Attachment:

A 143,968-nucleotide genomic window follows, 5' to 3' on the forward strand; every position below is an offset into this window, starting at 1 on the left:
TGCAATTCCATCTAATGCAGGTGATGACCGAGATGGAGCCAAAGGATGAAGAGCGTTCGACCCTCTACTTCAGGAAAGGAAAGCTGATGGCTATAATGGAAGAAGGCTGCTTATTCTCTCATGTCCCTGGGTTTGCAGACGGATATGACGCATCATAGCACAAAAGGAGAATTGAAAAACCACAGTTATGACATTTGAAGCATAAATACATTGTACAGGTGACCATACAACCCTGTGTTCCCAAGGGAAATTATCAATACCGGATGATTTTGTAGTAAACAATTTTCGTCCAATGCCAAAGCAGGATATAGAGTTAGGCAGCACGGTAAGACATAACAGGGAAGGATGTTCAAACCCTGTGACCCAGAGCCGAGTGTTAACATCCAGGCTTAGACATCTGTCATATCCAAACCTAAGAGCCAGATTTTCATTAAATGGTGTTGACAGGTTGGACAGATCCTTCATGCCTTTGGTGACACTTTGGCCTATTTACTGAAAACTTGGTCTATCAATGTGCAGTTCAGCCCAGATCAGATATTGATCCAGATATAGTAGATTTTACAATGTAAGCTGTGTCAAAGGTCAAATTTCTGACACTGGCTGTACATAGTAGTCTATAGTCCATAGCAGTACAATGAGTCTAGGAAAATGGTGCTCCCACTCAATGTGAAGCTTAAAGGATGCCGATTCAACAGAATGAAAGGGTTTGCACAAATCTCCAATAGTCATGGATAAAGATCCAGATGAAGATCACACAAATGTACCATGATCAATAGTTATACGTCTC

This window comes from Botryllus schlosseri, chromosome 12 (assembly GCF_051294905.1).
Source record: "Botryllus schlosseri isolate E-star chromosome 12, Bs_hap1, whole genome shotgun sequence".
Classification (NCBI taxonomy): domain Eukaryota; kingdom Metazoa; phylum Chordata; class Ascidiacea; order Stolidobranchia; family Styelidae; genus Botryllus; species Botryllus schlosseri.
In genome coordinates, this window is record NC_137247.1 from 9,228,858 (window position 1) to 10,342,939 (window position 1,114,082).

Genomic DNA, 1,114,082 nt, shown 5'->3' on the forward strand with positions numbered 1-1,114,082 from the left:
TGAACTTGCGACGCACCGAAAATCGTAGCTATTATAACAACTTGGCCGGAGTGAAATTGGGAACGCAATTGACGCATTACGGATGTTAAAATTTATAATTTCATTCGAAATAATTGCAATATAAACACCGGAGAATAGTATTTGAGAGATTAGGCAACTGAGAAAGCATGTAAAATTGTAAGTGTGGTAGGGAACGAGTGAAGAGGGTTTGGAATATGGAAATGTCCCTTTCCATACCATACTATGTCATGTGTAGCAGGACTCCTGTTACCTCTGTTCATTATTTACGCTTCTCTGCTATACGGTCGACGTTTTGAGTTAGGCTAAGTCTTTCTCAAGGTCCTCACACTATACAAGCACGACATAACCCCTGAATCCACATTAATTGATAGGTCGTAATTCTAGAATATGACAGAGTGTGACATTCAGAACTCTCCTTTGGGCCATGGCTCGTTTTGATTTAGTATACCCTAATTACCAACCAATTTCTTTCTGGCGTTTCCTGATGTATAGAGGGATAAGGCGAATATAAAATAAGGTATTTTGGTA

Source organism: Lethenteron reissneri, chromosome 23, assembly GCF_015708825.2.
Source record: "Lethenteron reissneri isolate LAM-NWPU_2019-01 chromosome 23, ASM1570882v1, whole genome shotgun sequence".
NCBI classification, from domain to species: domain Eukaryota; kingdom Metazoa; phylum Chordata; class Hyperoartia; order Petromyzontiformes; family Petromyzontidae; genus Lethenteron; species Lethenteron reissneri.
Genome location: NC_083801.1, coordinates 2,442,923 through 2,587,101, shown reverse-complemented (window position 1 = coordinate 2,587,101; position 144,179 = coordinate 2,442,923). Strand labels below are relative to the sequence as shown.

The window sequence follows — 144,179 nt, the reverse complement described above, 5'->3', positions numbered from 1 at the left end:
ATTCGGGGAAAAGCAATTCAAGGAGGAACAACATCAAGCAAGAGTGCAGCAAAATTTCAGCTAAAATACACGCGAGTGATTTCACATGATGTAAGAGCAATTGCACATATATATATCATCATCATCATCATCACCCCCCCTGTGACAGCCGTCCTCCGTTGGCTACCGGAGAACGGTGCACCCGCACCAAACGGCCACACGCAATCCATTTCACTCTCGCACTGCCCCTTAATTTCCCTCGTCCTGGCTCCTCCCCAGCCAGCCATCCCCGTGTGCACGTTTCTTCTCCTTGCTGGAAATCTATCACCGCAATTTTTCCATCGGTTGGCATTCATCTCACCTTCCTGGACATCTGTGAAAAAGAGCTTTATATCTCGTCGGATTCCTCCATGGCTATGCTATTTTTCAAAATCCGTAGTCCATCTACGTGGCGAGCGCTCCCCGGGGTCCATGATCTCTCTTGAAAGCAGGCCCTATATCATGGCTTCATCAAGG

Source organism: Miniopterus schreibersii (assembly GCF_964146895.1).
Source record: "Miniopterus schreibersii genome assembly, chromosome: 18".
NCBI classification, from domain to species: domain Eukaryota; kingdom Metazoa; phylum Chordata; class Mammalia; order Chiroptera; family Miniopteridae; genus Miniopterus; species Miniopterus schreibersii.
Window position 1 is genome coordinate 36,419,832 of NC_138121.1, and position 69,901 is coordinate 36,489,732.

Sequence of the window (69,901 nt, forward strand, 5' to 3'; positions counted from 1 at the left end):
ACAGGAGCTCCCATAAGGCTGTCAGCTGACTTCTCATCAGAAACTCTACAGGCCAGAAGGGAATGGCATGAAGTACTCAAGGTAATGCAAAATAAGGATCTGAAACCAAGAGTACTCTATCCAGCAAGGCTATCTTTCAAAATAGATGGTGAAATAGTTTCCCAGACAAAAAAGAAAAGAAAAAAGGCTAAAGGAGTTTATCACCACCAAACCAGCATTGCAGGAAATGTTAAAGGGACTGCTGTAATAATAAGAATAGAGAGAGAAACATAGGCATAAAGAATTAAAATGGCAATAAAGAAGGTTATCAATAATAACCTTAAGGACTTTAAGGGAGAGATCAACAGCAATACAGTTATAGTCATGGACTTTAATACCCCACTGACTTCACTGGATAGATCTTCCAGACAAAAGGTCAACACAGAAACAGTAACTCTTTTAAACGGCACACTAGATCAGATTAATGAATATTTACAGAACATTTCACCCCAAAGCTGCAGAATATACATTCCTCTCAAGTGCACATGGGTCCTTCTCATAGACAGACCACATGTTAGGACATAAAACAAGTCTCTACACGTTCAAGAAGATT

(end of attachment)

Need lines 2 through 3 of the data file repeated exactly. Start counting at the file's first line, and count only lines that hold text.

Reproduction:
TGCAATTCCATCTAATGCAGGTGATGACCGAGATGGAGCCAAAGGATGAAGAGCGTTCGACCCTCTACTTCAGGAAAGGAAAGCTGATGGCTATAATGGAAGAAGGCTGCTTATTCTCTCATGTCCCTGGGTTTGCAGACGGATATGACGCATCATAGCACAAAAGGAGAATTGAAAAACCACAGTTATGACATTTGAAGCATAAATACATTGTACAGGTGACCATACAACCCTGTGTTCCCAAGGGAAATTATCAATACCGGATGATTTTGTAGTAAACAATTTTCGTCCAATGCCAAAGCAGGATATAGAGTTAGGCAGCACGGTAAGACATAACAGGGAAGGATGTTCAAACCCTGTGACCCAGAGCCGAGTGTTAACATCCAGGCTTAGACATCTGTCATATCCAAACCTAAGAGCCAGATTTTCATTAAATGGTGTTGACAGGTTGGACAGATCCTTCATGCCTTTGGTGACACTTTGGCCTATTTACTGAAAACTTGGTCTATCAATGTGCAGTTCAGCCCAGATCAGATATTGATCCAGATATAGTAGATTTTACAATGTAAGCTGTGTCAAAGGTCAAATTTCTGACACTGGCTGTACATAGTAGTCTATAGTCCATAGCAGTACAATGAGTCTAGGAAAATGGTGCTCCCACTCAATGTGAAGCTTAAAGGATGCCGATTCAACAGAATGAAAGGGTTTGCACAAATCTCCAATAGTCATGGATAAAGATCCAGATGAAGATCACACAAATGTACCATGATCAATAGTTATACGTCTC

This window comes from Botryllus schlosseri, chromosome 12 (assembly GCF_051294905.1).